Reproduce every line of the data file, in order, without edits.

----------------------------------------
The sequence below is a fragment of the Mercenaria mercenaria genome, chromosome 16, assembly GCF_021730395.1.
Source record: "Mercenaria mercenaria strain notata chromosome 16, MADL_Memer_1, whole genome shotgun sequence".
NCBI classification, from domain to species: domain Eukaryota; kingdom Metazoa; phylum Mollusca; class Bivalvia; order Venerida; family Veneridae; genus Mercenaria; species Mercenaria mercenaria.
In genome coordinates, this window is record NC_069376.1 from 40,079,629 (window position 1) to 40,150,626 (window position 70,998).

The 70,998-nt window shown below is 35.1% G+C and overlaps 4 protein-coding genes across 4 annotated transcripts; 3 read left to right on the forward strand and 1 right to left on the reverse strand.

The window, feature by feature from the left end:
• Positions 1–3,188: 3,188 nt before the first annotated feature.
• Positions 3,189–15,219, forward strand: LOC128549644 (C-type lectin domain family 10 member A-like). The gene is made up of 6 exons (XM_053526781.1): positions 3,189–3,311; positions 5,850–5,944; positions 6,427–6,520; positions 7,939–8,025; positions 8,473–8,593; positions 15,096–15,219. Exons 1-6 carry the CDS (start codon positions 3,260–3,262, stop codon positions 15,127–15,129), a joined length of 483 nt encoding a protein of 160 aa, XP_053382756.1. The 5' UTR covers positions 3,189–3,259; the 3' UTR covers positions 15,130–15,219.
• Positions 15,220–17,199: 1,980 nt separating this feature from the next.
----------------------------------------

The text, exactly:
The sequence below is a fragment of the Mercenaria mercenaria genome, chromosome 16, assembly GCF_021730395.1.
Source record: "Mercenaria mercenaria strain notata chromosome 16, MADL_Memer_1, whole genome shotgun sequence".
NCBI classification, from domain to species: domain Eukaryota; kingdom Metazoa; phylum Mollusca; class Bivalvia; order Venerida; family Veneridae; genus Mercenaria; species Mercenaria mercenaria.
In genome coordinates, this window is record NC_069376.1 from 40,079,629 (window position 1) to 40,150,626 (window position 70,998).

The 70,998-nt window shown below is 35.1% G+C and overlaps 4 protein-coding genes across 4 annotated transcripts; 3 read left to right on the forward strand and 1 right to left on the reverse strand.

The window, feature by feature from the left end:
• Positions 1–3,188: 3,188 nt before the first annotated feature.
• Positions 3,189–15,219, forward strand: LOC128549644 (C-type lectin domain family 10 member A-like). The gene is made up of 6 exons (XM_053526781.1): positions 3,189–3,311; positions 5,850–5,944; positions 6,427–6,520; positions 7,939–8,025; positions 8,473–8,593; positions 15,096–15,219. Exons 1-6 carry the CDS (start codon positions 3,260–3,262, stop codon positions 15,127–15,129), a joined length of 483 nt encoding a protein of 160 aa, XP_053382756.1. The 5' UTR covers positions 3,189–3,259; the 3' UTR covers positions 15,130–15,219.
• Positions 15,220–17,199: 1,980 nt separating this feature from the next.